There were three seeds left, but I stupidly left them on the kitchen counter in a bowl. My husband just got home and cleaned up.... Well, we rescued two from the sink. This is clearly the downside of kitchen bench propagation.

I'm going to attempt to file off the endocarps. I may be gone for some time....

Edited to add: If you're interested in propagating native plants, I couldn't recommend this book more highly. Angus Stewart's "Let's Propagate: A Plant Propagation Manual for Australia". Not only does he provide good advice on methods, he also has a comprehensive listing of Australian plant genera, and what method works best with each.


samantha said...

Hi Margret-

I just happened to find you on line and I have so many questions to ask you! I just bought my first home In Bilgola Plateau (Northern Beaches of Sydney.) My home is very much like yours with lots of natural bush and shade. I am looking to create a corner with a water feature and want to plant some native orchids. Any suggestions as to what type of Orchids would work best in our climate and shade? (I am also new to Australia- so very ignorant of native plants all together)

Thank you Samantha

Margaret said...

Hi Samantha. Nice to meet you, and I hope I can be of help!

Australian orchids fall into a few categories, depending on what they grow on. There are terrestrial (growing in soil), epiphytic (growing on other plants), epilithic (growing on rock) and climbing species. Probably the best for your needs would be Dendrobium, a genus that contains both epiphytic and epilithic species, and many are pretty hardy, although rather slow growing. These are very different from the Cymbidium orchids that are popularly grown in pots, and that you see in lots of nurseries. I'd suggest you try Dendrobium speciosum. You can grow it on a piece of bush rock, and it has beautiful masses of white to yellow flowers.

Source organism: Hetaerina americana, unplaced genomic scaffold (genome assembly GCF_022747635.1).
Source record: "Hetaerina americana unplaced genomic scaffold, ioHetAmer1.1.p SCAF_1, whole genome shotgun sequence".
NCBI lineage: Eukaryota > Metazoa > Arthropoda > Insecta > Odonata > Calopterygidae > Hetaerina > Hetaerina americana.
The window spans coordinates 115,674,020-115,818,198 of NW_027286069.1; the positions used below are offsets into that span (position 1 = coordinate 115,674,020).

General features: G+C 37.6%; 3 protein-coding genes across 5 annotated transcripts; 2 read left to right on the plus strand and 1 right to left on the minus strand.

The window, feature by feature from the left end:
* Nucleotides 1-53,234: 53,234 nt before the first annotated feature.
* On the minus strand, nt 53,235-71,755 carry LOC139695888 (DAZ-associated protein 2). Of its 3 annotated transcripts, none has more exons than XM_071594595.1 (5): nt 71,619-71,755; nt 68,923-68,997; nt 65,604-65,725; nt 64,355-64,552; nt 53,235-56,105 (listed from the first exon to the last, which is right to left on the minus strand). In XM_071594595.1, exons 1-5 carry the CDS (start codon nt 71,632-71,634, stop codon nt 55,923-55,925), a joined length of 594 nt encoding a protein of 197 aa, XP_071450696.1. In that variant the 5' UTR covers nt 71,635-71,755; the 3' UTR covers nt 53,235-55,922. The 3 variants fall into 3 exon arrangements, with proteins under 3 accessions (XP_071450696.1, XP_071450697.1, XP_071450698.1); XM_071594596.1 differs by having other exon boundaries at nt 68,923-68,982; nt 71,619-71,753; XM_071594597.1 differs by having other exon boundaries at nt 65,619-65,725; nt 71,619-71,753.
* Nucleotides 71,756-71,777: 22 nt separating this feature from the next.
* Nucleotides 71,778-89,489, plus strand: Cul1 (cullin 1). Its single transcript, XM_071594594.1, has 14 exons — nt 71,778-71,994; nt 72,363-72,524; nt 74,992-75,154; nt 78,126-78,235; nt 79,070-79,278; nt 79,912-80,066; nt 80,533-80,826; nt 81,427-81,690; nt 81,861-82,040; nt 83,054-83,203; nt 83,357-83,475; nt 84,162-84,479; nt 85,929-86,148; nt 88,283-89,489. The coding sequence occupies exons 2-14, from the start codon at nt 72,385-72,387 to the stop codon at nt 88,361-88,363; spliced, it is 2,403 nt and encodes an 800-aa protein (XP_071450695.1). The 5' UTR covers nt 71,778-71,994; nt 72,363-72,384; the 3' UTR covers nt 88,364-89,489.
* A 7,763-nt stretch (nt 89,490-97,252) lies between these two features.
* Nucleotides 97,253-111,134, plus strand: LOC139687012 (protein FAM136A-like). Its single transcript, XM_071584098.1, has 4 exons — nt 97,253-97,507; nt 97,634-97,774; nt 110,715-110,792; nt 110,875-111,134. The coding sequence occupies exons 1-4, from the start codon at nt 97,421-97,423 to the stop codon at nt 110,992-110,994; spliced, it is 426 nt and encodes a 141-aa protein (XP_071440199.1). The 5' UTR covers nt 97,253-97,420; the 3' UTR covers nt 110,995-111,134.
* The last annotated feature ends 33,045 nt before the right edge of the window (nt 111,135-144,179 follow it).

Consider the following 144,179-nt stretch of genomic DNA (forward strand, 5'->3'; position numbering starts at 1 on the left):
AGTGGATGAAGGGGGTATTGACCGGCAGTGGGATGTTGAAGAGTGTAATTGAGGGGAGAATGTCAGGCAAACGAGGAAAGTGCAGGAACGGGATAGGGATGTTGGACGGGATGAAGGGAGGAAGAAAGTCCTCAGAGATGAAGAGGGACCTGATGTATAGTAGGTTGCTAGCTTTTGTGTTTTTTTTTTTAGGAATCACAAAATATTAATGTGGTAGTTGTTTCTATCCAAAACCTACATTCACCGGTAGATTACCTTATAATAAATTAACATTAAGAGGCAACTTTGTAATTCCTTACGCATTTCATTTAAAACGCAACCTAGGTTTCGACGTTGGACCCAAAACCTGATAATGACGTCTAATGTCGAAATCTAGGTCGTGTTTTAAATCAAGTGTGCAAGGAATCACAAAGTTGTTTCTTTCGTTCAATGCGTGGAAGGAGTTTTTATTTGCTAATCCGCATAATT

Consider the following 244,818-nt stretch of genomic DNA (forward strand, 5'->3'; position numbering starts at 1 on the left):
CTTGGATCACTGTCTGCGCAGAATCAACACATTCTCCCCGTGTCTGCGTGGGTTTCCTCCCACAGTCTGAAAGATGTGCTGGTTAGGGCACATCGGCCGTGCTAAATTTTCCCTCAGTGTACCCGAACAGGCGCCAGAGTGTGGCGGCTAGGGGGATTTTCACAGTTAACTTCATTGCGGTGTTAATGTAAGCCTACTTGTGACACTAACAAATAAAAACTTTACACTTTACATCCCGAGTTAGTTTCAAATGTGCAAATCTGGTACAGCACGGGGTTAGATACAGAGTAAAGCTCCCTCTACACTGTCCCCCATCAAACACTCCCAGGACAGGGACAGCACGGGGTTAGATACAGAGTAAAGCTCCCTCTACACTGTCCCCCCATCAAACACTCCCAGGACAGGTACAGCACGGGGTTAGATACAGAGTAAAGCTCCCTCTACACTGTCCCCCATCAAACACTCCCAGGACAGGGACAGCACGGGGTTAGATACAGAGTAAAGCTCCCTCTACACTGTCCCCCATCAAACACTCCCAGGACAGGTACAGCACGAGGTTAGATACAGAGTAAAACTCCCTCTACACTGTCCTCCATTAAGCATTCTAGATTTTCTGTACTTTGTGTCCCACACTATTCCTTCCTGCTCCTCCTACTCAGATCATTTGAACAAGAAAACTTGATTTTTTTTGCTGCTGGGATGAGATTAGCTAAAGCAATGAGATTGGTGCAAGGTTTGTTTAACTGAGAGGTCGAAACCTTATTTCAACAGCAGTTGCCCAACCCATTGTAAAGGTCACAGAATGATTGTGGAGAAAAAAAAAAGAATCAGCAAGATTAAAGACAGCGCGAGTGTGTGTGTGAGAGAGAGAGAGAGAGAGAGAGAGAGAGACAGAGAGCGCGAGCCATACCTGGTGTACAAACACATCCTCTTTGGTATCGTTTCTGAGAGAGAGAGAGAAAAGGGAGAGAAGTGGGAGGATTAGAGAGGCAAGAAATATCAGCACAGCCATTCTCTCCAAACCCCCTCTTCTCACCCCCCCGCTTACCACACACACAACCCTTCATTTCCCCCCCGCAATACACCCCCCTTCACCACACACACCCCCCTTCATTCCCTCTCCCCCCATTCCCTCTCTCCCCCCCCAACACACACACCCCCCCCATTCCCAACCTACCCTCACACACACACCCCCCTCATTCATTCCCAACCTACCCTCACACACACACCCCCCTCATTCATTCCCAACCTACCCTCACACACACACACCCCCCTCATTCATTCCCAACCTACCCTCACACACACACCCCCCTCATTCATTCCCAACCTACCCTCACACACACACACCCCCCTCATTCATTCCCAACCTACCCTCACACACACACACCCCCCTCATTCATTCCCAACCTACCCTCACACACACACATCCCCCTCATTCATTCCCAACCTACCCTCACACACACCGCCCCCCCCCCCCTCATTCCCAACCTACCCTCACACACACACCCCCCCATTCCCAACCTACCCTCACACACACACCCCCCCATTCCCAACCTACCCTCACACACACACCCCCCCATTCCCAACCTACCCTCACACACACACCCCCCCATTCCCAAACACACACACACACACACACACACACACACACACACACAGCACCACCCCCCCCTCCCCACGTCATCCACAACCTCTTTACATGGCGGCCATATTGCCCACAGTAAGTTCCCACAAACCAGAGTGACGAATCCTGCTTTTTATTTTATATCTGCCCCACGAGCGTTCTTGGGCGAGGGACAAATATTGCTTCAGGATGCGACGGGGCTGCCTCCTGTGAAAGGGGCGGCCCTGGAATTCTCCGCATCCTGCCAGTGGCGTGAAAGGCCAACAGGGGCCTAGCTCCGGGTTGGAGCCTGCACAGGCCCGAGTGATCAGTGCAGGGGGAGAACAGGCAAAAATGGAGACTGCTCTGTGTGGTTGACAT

Here are some photos I took of D. speciosum in my parents' garden:

You might also like to investigate Dendrobium kingianum, which has smaller leaves and flowers which are a delicate pink. It's also an epilith.

To flower, these do need a little sunlight, preferably in late summer/autumn. They don't want much sun, though, or they'll scald.

There's a nursery not too far from you that probably stocks both these species: They also have a good range of other native plants, including gorgeous tree ferns.

Have fun, and please let me know how you fare!